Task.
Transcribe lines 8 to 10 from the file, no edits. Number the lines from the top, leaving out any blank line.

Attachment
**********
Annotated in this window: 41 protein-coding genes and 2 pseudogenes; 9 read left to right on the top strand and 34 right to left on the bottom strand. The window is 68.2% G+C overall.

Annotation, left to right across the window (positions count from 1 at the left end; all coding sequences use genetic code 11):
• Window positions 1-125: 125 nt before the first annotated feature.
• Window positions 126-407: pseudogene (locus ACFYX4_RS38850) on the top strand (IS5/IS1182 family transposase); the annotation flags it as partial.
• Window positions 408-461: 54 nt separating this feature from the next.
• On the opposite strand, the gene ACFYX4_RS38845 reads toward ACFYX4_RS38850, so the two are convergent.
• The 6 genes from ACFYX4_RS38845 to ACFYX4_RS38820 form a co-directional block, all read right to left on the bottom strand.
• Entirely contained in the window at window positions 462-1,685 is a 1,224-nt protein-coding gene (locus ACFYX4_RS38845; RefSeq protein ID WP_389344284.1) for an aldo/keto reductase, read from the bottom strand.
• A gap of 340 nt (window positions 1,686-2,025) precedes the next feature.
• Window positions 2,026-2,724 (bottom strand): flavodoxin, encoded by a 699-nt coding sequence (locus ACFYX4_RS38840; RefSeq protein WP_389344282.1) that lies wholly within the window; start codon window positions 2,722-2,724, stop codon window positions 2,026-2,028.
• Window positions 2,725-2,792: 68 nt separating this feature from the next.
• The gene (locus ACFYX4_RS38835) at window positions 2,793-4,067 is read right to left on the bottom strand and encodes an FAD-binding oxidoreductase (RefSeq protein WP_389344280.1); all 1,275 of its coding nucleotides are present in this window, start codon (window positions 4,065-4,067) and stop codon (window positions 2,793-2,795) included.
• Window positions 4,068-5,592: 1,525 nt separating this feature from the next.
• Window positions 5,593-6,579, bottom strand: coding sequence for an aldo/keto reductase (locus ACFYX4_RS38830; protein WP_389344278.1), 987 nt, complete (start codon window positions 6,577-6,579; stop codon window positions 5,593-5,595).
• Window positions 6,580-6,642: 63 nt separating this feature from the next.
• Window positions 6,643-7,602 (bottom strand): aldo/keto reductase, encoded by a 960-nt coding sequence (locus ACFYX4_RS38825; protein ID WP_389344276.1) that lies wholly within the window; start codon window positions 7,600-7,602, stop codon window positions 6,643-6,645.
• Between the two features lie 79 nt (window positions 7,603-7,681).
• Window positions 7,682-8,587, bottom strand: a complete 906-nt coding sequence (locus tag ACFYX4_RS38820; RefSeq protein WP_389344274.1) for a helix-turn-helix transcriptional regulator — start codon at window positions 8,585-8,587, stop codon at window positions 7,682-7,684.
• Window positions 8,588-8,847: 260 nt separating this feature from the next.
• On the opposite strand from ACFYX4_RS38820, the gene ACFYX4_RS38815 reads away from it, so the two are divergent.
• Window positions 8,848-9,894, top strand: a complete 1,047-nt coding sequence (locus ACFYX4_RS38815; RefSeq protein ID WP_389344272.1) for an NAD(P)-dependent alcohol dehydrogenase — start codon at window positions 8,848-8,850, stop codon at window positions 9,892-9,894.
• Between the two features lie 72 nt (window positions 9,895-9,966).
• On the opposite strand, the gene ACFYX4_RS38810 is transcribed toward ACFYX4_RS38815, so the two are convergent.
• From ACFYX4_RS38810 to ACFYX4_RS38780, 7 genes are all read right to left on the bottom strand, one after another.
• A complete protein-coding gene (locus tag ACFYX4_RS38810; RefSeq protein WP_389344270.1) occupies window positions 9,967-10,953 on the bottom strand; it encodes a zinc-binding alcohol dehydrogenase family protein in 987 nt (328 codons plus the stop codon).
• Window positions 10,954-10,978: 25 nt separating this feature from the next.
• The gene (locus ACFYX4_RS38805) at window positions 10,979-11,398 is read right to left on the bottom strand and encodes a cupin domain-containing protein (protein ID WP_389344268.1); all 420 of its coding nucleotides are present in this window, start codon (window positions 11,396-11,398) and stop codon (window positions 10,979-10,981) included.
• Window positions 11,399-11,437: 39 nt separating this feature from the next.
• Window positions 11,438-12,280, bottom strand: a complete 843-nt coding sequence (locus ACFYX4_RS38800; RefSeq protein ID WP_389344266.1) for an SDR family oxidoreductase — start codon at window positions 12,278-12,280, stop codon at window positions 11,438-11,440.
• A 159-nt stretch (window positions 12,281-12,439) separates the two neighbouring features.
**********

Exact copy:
• Entirely contained in the window at window positions 462-1,685 is a 1,224-nt protein-coding gene (locus ACFYX4_RS38845; RefSeq protein ID WP_389344284.1) for an aldo/keto reductase, read from the bottom strand.
• A gap of 340 nt (window positions 1,686-2,025) precedes the next feature.
• Window positions 2,026-2,724 (bottom strand): flavodoxin, encoded by a 699-nt coding sequence (locus ACFYX4_RS38840; RefSeq protein WP_389344282.1) that lies wholly within the window; start codon window positions 2,722-2,724, stop codon window positions 2,026-2,028.